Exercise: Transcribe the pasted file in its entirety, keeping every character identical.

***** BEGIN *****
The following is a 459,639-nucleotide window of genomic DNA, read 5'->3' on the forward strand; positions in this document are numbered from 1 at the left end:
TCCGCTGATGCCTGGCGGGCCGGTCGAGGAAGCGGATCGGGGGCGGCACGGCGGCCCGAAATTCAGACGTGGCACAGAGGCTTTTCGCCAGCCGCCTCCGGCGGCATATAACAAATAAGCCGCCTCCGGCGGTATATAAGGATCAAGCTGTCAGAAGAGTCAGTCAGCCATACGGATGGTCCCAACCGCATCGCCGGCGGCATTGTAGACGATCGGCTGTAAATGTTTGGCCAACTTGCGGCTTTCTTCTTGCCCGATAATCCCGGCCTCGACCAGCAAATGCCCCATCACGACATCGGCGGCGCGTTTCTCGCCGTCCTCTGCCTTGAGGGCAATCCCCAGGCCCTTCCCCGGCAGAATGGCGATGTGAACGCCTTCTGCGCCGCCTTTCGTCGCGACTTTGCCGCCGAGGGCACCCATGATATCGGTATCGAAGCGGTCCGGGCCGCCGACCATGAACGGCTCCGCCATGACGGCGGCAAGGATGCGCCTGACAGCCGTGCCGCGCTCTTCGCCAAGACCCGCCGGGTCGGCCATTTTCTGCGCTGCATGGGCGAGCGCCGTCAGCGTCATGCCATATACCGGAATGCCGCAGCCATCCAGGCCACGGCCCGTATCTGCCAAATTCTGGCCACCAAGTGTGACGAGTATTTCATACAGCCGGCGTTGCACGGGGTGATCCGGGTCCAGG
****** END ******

The following is a 459,639-nucleotide window of genomic DNA, read 5'->3' on the forward strand; positions in this document are numbered from 1 at the left end:
TCCGCTGATGCCTGGCGGGCCGGTCGAGGAAGCGGATCGGGGGCGGCACGGCGGCCCGAAATTCAGACGTGGCACAGAGGCTTTTCGCCAGCCGCCTCCGGCGGCATATAACAAATAAGCCGCCTCCGGCGGTATATAAGGATCAAGCTGTCAGAAGAGTCAGTCAGCCATACGGATGGTCCCAACCGCATCGCCGGCGGCATTGTAGACGATCGGCTGTAAATGTTTGGCCAACTTGCGGCTTTCTTCTTGCCCGATAATCCCGGCCTCGACCAGCAAATGCCCCATCACGACATCGGCGGCGCGTTTCTCGCCGTCCTCTGCCTTGAGGGCAATCCCCAGGCCCTTCCCCGGCAGAATGGCGATGTGAACGCCTTCTGCGCCGCCTTTCGTCGCGACTTTGCCGCCGAGGGCACCCATGATATCGGTATCGAAGCGGTCCGGGCCGCCGACCATGAACGGCTCCGCCATGACGGCGGCAAGGATGCGCCTGACAGCCGTGCCGCGCTCTTCGCCAAGACCCGCCGGGTCGGCCATTTTCTGCGCTGCATGGGCGAGCGCCGTCAGCGTCATGCCATATACCGGAATGCCGCAGCCATCCAGGCCACGGCCCGTATCTGCCAAATTCTGGCCACCAAGTGTGACGAGTATTTCATACAGCCGGCGTTGCACGGGGTGATCCGGGTCCAGG